I wonder if they have such soul-searching about these matters when they try to improve blocks in Detroit....
@stuffisthings Employment for employment's sake should not be a goal. Policies like that hastened the demise for the Soviet Union.
@Human Centipaul Capital that chases inefficient returns is capital destroyed. Capital that built a house built on speculation was destroyed. Lets look at it another way. Long term, if money just plows into large companies with limited good projects or growth prospects, that money won't grow. It will just sit on the balance sheet, not earning. It will not keep up with the pace of inflation.
@stuffisthings You periodic reminder that Spaniards are among the most unproductive workers in the EU: https://stats.oecd.org/Index.aspx?DataSetCode=LEVEL
@Human Centipaul An index fund is an investment vehicle, just like any other. It is subject to liquidity concerns in times of market stress, possible manipulation by outside forces, and the occasional event that one can not forsee. The 1987 crash was exacerbated by portfolio insurance, a concept so simple "everyone was doing it". The latest time of market stress saw some very large money market funds (the safest of the safe) threaten to break the buck. And, if you want to get into some true philosophical debates about money and efficiency of capital, putting money in index funds just rewards companies for being big. Bigger companies get bigger weights in the index, and see their stock pushed higher. They get lower cost of borrowing, regardless of if they have any good ideas left. In theory, this money comes at the expense of smaller firms with good ideas. The capital markets, when conducted correctly, allow good ideas to be funded by outside capital. Sooner or later, when the flow of capital deviates from this pattern, the market corrects itself, sometimes violently. Think of the tech stock crash - money was chasing dumb projects like Pets.com. Think the housing crash - people were putting money behind a $700,000 condo on the swampy outskirts of Miami.
@jfruh No, the system doesn't work. Some of the rules changed in July 2013 to promote fee transparency. Like a lot of regulations recently drafted, they had unintended consequences…part of those being recordkeeping fees getting wrapped up in the other administrative fees that are the true “hidden fees”.
@jfruh Your money has been thrown into a co-mingled investment pool with other people's money. You, in return get shares in the fund. The money is then invested in one giant master account. It buys stocks, bonds, frozen orange juice futures. At the end of each quarter, the average amount of assets in the fund master account is calculated. So, let's say that the master account has $1,000,000 value on average, over the quarter. At 0.90%, for the quarter of the year, the calculation would be (0.9%/4)*1000000= $2250. That $2250 goes to the fund management company. The master account has $997,750 left. You have the same number of shares that you did before, but they are worth 99.77% what they were before the fee was taken out. This isn't going to appear as a line item on your statement because it isn't an individual account transaction. You did not buy or sell shares of the fund. Those shares just changed value. This isn't a "hidden fee", because if you read your fund prospectus(and you should, even for index funds), it lays out the management fee amount and schedule.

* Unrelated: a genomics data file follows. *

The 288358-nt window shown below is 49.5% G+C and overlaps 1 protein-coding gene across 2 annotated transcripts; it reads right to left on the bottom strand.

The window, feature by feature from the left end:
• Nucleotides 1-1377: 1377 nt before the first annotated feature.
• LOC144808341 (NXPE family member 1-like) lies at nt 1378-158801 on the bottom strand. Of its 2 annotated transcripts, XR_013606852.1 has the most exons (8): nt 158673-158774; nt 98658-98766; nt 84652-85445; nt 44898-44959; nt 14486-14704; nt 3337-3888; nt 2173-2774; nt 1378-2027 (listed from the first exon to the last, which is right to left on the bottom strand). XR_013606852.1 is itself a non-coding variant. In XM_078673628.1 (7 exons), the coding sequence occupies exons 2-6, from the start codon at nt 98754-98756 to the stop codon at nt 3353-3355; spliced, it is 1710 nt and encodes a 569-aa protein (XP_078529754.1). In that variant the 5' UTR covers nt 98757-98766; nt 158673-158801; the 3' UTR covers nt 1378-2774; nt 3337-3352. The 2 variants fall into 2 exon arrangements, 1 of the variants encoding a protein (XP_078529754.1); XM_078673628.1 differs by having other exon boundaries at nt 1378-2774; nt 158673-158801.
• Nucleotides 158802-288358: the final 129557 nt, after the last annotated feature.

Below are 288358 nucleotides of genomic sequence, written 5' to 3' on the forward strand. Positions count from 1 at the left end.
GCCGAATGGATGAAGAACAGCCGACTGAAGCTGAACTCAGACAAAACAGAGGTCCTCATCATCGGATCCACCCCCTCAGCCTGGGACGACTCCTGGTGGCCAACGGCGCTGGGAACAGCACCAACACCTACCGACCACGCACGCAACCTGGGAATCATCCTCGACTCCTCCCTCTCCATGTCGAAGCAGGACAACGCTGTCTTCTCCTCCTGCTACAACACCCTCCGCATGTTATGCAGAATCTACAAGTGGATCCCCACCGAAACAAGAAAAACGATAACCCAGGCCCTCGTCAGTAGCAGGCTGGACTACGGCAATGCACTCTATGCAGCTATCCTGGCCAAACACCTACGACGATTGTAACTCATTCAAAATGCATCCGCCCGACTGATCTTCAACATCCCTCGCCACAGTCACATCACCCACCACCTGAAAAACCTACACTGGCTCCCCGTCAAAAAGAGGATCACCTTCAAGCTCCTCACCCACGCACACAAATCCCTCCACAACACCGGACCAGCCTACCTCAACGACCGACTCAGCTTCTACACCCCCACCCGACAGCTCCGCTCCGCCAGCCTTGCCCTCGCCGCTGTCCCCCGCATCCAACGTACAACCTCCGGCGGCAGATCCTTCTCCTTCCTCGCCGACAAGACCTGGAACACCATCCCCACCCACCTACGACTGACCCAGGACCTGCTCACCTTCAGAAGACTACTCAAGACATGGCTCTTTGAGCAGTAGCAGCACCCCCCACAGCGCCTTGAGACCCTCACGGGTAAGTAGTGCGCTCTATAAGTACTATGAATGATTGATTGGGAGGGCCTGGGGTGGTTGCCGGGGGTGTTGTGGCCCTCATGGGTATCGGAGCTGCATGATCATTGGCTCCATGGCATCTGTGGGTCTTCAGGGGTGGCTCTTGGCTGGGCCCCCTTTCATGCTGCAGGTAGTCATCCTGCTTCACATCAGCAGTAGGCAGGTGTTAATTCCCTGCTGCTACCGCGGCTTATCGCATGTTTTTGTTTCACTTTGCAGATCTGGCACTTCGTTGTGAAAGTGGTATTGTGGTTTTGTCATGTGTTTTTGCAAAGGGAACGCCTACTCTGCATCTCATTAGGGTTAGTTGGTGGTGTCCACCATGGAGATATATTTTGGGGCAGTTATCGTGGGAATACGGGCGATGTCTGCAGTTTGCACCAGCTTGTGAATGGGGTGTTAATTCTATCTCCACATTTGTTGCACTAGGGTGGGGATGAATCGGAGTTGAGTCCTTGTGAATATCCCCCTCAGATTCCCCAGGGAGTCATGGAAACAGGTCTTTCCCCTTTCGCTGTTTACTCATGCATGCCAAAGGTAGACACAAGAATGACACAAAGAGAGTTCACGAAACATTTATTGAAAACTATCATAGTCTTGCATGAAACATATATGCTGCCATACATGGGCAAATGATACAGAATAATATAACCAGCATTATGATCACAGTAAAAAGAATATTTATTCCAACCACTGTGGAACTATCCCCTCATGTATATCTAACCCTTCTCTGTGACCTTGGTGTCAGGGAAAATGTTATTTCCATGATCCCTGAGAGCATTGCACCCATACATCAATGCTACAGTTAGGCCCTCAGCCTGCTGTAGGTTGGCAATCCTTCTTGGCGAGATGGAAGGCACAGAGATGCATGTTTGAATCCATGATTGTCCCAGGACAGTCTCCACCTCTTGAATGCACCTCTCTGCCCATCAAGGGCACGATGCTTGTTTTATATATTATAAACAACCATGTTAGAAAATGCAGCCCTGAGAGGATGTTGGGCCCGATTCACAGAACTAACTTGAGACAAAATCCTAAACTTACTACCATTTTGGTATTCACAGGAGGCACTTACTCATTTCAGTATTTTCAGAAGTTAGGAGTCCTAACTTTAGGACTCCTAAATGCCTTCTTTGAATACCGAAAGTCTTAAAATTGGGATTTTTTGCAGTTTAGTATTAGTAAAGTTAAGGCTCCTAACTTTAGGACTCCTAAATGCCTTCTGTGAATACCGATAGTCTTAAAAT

@jfruh Target date funds, on average charge around 0.9% of assets in management fees per year. The issue with target date funds is that often you don't know what is in them, and if it matches your risk tolerances. If you started saving for retirement later in life, you could still be seeking to grow you assets at a quicker rate than someone that wasn't. Or, you can have no risk tolerance at all. As for that $3 categorized fee, that sounds unusual. Call up the plan provider and ask them. They should be able to give you a plain English answer right there. And, as the old saying goes, never put all your eggs in one basket, even if they tell you they are properly taking care of them. Do some research on your other options, and maybe choose a couple, just to play it safe.
@Lily Hudson@facebook There are no such thing as a "no-fee index fund". Even Vanguard's S&P 500 Index fund has about 0.05% to 0.17% in assets taken each year in fees, depending on the share class. Your next question should be - "How much a year is the person investing me in the index funds charging me"? You could, in effect, have the same fee load as an actively managed mutual fund, and maybe not even getting the same level of expertise or service. Investing in just index funds or what sounds like enhanced index funds by the description is in effect making macro calls on the economy, and investing that way.
@charo No, I am not a financial advisor. I work in a different part of the industry.